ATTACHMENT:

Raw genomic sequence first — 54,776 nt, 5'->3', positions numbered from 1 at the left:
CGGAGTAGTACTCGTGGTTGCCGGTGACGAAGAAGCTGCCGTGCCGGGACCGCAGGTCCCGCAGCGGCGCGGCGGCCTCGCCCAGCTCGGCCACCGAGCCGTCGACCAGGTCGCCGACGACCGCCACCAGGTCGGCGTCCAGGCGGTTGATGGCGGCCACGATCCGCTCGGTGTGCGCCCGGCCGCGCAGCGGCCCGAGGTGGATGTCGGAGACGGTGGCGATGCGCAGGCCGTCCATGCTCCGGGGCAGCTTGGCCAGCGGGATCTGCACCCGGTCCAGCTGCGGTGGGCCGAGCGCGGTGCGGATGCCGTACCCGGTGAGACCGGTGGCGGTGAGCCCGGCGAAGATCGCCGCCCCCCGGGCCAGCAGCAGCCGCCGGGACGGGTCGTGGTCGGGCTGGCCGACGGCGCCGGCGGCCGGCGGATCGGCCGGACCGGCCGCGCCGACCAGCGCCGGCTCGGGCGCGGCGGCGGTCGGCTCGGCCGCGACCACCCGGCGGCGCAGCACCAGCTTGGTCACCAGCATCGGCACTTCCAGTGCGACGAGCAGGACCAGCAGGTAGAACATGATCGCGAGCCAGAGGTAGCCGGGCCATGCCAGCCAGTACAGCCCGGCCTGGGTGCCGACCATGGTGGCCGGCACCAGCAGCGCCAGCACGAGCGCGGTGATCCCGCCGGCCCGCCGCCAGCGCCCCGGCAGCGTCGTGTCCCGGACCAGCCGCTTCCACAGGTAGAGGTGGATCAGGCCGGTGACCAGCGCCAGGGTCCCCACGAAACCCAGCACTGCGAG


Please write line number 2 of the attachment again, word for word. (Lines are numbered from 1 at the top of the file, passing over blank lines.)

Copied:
CGGAGTAGTACTCGTGGTTGCCGGTGACGAAGAAGCTGCCGTGCCGGGACCGCAGGTCCCGCAGCGGCGCGGCGGCCTCGCCCAGCTCGGCCACCGAGCCGTCGACCAGGTCGCCGACGACCGCCACCAGGTCGGCGTCCAGGCGGTTGATGGCGGCCACGATCCGCTCGGTGTGCGCCCGGCCGCGCAGCGGCCCGAGGTGGATGTCGGAGACGGTGGCGATGCGCAGGCCGTCCATGCTCCGGGGCAGCTTGGCCAGCGGGATCTGCACCCGGTCCAGCTGCGGTGGGCCGAGCGCGGTGCGGATGCCGTACCCGGTGAGACCGGTGGCGGTGAGCCCGGCGAAGATCGCCGCCCCCCGGGCCAGCAGCAGCCGCCGGGACGGGTCGTGGTCGGGCTGGCCGACGGCGCCGGCGGCCGGCGGATCGGCCGGACCGGCCGCGCCGACCAGCGCCGGCTCGGGCGCGGCGGCGGTCGGCTCGGCCGCGACCACCCGGCGGCGCAGCACCAGCTTGGTCACCAGCATCGGCACTTCCAGTGCGACGAGCAGGACCAGCAGGTAGAACATGATCGCGAGCCAGAGGTAGCCGGGCCATGCCAGCCAGTACAGCCCGGCCTGGGTGCCGACCATGGTGGCCGGCACCAGCAGCGCCAGCACGAGCGCGGTGATCCCGCCGGCCCGCCGCCAGCGCCCCGGCAGCGTCGTGTCCCGGACCAGCCGCTTCCACAGGTAGAGGTGGATCAGGCCGGTGACCAGCGCCAGGGTCCCCACGAAACCCAGCACTGCGAG